Motor training and the combination of action observation and peripheral nerve stimulation reciprocally interfere with the plastic changes induced in primary motor cortex excitability.

Abstract

AO-PNS is a stimulation protocol combining action observation (AO) and peripheral nerve stimulation (PNS) to induce plasticity in the primary motor cortex (M1) (increased excitability). Another method to increase M1 excitability is motor training. The combination of two protocols, which individually induce long-term potentiation (LTP)-like plasticity in overlapping neural circuits, results in a transitory occlusion or reverse of this phenomenon. This study aimed to understand the neurophysiological mechanisms underlying AO-PNS by testing whether AO-PNS and motor training induced LTP-like plasticity in, at least partially, overlapping neural networks. One group of participants practiced a motor training (finger opposition movements) followed by AO-PNS, whereas another group performed the two protocols in reverse order. Motor performance was evaluated by means of a sensor-engineered glove and transcranial magnetic stimulation was used to assess M1 excitability before and after each conditioning protocol. Motor training increased movement frequency, suggesting the occurrence of motor learning in both groups. When applied on first, both motor training and AO-PNS significantly increased the motor-evoked potential (MEP), but occluded the increase of cortical excitability expected after the following protocol, leading to a significant decrease of MEP amplitude. These results suggest that motor training and AO-PNS act on partially overlapping neuronal networks, which include M1, and that AO-PNS might be able to induce LTP-like plasticity in a similar way to overt movement execution. This candidates AO-PNS as methodology potentially useful when planning rehabilitative interventions on patients who cannot voluntarily move.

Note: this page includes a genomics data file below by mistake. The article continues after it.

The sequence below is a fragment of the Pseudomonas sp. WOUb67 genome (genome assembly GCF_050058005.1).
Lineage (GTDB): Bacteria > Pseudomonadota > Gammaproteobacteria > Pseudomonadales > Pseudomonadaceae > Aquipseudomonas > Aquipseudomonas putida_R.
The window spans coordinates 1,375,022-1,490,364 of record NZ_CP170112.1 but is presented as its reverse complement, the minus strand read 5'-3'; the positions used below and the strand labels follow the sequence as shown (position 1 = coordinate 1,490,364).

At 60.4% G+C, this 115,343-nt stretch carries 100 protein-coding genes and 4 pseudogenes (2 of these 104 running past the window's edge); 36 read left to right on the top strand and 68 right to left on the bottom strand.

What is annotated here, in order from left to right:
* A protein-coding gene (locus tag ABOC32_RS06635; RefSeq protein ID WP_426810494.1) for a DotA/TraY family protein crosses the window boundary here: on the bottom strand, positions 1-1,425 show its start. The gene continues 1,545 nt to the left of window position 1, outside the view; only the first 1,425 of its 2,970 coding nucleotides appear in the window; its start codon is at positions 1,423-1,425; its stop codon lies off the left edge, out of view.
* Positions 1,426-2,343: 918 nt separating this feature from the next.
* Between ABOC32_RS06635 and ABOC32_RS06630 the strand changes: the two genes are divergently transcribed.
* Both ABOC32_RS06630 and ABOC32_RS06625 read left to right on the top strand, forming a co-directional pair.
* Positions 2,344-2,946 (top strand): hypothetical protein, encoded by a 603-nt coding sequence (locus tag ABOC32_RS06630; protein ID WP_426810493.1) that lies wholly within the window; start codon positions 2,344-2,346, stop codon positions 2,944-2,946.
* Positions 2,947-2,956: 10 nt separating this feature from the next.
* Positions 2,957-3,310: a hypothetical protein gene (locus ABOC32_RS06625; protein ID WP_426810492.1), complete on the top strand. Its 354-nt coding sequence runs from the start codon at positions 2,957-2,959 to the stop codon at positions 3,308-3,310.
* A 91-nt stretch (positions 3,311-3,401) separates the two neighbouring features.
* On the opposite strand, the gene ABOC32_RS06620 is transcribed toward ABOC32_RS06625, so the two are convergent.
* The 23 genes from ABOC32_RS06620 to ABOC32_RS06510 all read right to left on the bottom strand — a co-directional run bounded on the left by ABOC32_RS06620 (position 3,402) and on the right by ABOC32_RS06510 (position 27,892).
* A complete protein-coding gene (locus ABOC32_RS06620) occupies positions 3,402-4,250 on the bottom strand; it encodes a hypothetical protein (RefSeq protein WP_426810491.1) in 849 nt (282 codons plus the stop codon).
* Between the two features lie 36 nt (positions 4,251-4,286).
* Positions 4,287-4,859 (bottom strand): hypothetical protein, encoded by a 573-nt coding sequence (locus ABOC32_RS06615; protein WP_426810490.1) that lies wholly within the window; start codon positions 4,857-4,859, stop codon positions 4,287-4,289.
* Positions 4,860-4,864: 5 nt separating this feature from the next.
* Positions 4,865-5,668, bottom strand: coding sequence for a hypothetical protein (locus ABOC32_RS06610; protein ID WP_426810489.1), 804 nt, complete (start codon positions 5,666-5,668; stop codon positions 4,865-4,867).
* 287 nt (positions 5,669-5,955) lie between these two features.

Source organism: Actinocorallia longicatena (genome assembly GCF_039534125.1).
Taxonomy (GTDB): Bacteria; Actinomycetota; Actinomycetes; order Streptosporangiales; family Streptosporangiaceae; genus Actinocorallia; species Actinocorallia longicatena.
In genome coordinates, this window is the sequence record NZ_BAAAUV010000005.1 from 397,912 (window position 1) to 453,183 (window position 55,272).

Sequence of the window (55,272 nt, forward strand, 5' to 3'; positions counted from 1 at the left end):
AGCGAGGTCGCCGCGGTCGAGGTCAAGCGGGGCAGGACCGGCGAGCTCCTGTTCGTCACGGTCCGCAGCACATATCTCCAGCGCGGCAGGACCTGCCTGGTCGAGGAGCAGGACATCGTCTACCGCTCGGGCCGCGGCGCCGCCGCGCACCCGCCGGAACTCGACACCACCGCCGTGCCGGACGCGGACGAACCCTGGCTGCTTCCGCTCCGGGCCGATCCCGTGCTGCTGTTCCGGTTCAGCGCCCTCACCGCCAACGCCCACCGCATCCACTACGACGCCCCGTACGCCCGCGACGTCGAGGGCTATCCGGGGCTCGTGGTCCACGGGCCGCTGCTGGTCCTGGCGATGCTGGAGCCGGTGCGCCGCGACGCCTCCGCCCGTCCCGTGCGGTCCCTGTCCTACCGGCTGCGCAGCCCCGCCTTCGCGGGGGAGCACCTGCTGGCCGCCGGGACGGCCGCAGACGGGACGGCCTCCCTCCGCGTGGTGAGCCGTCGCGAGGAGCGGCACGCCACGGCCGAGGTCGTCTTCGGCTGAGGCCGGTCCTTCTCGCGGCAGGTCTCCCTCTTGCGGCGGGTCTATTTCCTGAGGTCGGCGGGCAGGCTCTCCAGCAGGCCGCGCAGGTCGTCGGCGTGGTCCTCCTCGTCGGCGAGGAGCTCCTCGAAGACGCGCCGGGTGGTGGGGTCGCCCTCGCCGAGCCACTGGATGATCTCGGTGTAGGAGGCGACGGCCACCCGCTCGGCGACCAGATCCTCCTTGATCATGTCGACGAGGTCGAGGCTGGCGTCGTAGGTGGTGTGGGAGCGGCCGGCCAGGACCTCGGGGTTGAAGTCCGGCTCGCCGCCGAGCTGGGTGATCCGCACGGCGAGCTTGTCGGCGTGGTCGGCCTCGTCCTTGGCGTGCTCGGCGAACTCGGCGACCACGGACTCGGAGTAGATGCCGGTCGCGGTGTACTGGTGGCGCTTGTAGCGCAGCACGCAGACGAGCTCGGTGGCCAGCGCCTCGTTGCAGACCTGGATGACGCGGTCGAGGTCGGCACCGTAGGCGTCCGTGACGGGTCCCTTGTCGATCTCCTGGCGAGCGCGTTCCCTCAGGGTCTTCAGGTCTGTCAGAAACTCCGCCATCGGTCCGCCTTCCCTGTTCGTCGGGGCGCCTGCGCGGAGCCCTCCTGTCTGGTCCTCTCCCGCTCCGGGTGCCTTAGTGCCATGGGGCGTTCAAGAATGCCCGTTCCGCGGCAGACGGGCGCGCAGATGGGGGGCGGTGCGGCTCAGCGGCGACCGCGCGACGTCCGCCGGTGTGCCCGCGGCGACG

DOI: 10.1016/j.neuroscience.2017.02.018

Cite this paper

@article{Bisio2017MotorTA, title={Motor training and the combination of action observation and peripheral nerve stimulation reciprocally interfere with the plastic changes induced in primary motor cortex excitability.}, author={Ambra Bisio and Laura Avanzino and Monica Biggio and Piero Ruggeri and Marco Bove}, journal={Neuroscience}, year={2017}, volume={348}, pages={33-40} }